Electrolyte studies are not helpful in the acute
setting. After massive resuscitation:
– Na and chloride may increase with administration with
  large amounts of isotonic sodium chloride.
  Hyperchloremia may cause a non-ion gap acidosis
  and worsen an existing acidosis.
– Ca levels may fall w/ large volume blood transfusion
– K levels may rise with large volume blood transfusion
EVALUATION/LAB STUDIES
A blood specimen for type and cross
should be obtained on arrival.
For patients who are actively bleeding 4 U
of PRBC and 4 U of FFP should be
prepared. Platelets may be obtained
depending on physicians judgment.
EVALUATION/IMAGING STUDIES
Chest X-ray (useful to dx. Hemothorax/pneumothorax)
Abdominal x-rays are not helpful
CT scan (sensitive and specific for dx. Intrathoracic, intra-
abdominal, and retroperitoneal bleeding).
Ultrasound is rapidly replacing CT scan as the diagnostic
test of choice for ID of hemorrhage in major body cavities.
EGD is the test of choice for upper GI bleeding
Colonoscopy is used to diagnose acute lower GI bleeding.
Angiography is one of the best tests to localize a bleeding
source.
Diagnostic peritoneal lavage.
           TREATMENT
Medical care of hemorrhagic shock
consists of resuscitation. The resuscitation
should occur before, or concurrently with
any diagnostic studies.
The standard care consists of rapid
assessment and expeditious transport to
an appropriate center for evaluation and
definitive care.
            TREATMENT
Central venous access is considered an adjunct
to large bore (16 or 14 gauge) peripheral IV lines
(flow through a catheter is inversely proportional
to the length and directly proportional to the
diameter).
If significant intra-abdominal bleeding from a
venous injury is suspected, volume lines should
be avoided in the femoral veins.
In general, access above and below the site of
the injury is a good practice.
           TREATMENT
Crystalloid is the first fluid of choice for
resuscitation. Fluid administration should
continue until the patient’s hemodynamics
becomes stabilized.
Because crystalloids leak from the
vascular space, 3 liters of fluid need to rise
the intravascular volume by one liter.
           TREATMENT
Alternatively, colloids restore volume in 1:1
ratio.
Current colloids include human albumin,
hydroxy-ethyl starch products, and
hypertonic saline-dextran combinations.
Hydroxy-ethyl starch product in large
volumes has been associated with
coagulopathy.
           TREATMENT
PRBC’s should be transfused if the patient
remains unstable after 2-3 liters of
crystalloid resuscitation.
– Blood n crystalloid infusions should be
  delivered through the fluid warmer.
– Patients who require large amounts of
  transfusion inevitably will become
  coagulopathic (consider platelets and FFP)
          TREATMENT
Intravenous access and fluid resuscitation
are standard.However it has become
controversial.
  For many years,agressive fluid
administration has been advocated.Recent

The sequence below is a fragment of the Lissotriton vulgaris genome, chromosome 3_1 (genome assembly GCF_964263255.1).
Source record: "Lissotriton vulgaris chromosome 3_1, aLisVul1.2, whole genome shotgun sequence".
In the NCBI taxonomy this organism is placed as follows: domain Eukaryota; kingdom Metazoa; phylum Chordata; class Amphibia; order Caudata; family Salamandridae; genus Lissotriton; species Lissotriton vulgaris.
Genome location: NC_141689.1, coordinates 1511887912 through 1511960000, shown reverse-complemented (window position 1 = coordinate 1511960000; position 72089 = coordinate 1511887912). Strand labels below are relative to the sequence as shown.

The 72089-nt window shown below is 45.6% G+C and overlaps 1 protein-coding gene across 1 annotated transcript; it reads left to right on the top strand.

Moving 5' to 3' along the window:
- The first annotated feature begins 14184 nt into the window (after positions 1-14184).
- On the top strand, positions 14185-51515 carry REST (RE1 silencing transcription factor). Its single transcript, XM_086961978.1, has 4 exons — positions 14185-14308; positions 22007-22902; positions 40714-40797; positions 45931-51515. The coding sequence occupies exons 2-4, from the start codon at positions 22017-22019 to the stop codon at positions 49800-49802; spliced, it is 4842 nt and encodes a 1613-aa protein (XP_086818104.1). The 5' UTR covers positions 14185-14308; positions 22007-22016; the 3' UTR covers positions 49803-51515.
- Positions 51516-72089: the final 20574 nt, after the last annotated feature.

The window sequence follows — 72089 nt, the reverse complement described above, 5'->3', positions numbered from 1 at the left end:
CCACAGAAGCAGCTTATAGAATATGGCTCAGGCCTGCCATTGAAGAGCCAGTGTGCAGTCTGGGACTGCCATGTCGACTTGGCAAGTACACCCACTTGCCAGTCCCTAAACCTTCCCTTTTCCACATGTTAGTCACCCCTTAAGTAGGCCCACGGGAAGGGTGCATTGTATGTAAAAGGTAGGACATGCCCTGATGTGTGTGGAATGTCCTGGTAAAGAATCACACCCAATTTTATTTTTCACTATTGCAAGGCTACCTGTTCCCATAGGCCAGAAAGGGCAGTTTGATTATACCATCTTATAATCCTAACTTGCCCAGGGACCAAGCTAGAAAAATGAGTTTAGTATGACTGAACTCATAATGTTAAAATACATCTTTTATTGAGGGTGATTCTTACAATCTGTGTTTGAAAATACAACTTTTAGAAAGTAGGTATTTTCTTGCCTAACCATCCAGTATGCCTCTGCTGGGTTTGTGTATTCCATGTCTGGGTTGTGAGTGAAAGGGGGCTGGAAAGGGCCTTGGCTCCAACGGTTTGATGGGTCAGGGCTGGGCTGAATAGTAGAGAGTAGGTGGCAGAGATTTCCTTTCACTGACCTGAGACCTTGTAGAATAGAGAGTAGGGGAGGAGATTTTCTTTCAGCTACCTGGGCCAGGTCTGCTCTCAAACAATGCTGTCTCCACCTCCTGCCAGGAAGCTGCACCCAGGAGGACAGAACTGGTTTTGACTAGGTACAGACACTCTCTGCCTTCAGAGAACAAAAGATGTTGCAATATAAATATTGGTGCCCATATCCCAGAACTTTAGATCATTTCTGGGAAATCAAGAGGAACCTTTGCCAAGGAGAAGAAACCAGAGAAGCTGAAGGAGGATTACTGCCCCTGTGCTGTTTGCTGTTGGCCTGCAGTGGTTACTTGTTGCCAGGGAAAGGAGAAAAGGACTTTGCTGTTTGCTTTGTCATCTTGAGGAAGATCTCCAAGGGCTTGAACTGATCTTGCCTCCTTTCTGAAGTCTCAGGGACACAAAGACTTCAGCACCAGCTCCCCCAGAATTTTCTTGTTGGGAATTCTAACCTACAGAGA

studies of urban patients with penetrating
trauma have shown that mortality
increases with these interventions.
          TREATMENT
Reversal of hypotension prior to the
achievement of hemostasis may increase
hemorrhage,disloge clots and dilute
existing clotting factors. Findings from
animal studies support these postulates.
           TREATMENT
These provocative results raise possibility
that moderate hypotension may be
physiologically protective and should be
permitted.
           TREATMENT
These findings should not yet be clinically
extrapolated.Permissive hypotension in
humans remains speculative.
                 TREATMENT
Surgical care (just in general)
– Life threatening bleeding within the abdominal or thoracic cavity
  is an indication for operation
– Retroperitoneal bleeding is difficult to control operatively and
  generally is treated nonoperatively
– Severe upper GI bleeds should be managed first be EGD
– Severe vaginal bleeding should prompt early involvement of
  GYN
      Ectopic pregnancies are treated with immediate surgery
      Abruptio placenta is a true emergency and should prompt c-section
– Consultation with a hematologist is essential when coagulopathy
  fails to be corrected with standard measures. (He may offer
  gamma-globulin infusion, plasmapheresis, or large-volume
  clotting factor repletion).
        COMPLICATION OF
      HEMORRHAGIC SHOCK
Patients often are unable to mount bone marrow
response in the acute setting. Using erythropoieten is
useful. This strategy has been successful in decreasing
RBC transfusions in multicenter trials in Canada
Acute tubular necrosis
Acute lung injury
Transfusion related acute lung injury
Infections (nosocomial and related to operative sites or
indwelling catheters).
Multiple organ dysfunction
The cascade of systemic inflammatory response
syndrome (SIRS) progressing to organ failure will
complicate 30-70% of patients with hemorrhagic shock
Death
PROGNOSIS OF HEMORRHAGIC
         SHOCK
Related to the ability to be resuscitated
from shock as well as the underlying
illness or injury, not the presentation of
hemorrhagic shock.